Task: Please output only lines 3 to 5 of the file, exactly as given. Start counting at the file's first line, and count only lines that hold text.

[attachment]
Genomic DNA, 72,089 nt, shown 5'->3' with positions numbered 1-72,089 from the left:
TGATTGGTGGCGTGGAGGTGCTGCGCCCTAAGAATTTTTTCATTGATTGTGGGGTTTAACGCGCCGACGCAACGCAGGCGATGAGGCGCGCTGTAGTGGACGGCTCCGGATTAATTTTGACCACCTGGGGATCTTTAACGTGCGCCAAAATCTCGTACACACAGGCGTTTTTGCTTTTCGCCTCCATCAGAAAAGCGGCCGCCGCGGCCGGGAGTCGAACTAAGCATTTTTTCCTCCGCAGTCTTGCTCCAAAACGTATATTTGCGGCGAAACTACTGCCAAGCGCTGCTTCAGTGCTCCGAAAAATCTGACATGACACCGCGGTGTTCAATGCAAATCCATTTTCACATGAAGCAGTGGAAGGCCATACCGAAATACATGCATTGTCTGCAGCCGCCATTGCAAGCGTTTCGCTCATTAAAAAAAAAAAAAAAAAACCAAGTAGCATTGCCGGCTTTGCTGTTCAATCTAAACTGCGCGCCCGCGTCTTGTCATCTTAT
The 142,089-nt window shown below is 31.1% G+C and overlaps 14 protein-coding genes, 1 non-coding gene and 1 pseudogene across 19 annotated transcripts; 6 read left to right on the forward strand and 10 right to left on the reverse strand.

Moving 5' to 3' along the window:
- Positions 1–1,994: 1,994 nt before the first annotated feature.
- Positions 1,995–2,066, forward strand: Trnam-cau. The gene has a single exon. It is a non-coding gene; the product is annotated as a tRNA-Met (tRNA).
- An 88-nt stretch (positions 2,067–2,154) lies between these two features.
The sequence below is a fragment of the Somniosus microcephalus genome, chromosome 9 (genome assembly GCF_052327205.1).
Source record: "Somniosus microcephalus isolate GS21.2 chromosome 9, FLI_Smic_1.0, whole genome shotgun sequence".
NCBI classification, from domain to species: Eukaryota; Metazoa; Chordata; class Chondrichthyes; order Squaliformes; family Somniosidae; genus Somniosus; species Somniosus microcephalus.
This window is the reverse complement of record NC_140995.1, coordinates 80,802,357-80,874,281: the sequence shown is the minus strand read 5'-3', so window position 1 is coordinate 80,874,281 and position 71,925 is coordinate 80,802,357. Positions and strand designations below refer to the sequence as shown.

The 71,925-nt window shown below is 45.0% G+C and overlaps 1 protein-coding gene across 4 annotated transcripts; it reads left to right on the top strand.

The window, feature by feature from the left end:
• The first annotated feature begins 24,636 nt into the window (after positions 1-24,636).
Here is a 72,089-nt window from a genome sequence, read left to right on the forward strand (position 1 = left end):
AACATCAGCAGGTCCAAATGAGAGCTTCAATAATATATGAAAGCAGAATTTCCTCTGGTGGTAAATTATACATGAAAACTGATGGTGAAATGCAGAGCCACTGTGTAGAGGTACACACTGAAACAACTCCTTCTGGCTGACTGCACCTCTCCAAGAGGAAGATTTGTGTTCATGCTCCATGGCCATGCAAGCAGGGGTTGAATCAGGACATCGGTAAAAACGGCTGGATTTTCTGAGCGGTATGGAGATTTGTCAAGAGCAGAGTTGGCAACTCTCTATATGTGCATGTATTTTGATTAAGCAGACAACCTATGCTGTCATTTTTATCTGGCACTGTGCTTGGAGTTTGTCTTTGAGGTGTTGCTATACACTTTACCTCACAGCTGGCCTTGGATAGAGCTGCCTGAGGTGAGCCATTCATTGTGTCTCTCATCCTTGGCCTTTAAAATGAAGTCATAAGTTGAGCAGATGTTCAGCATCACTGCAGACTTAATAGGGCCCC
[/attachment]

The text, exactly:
The 142,089-nt window shown below is 31.1% G+C and overlaps 14 protein-coding genes, 1 non-coding gene and 1 pseudogene across 19 annotated transcripts; 6 read left to right on the forward strand and 10 right to left on the reverse strand.

Moving 5' to 3' along the window:
- Positions 1–1,994: 1,994 nt before the first annotated feature.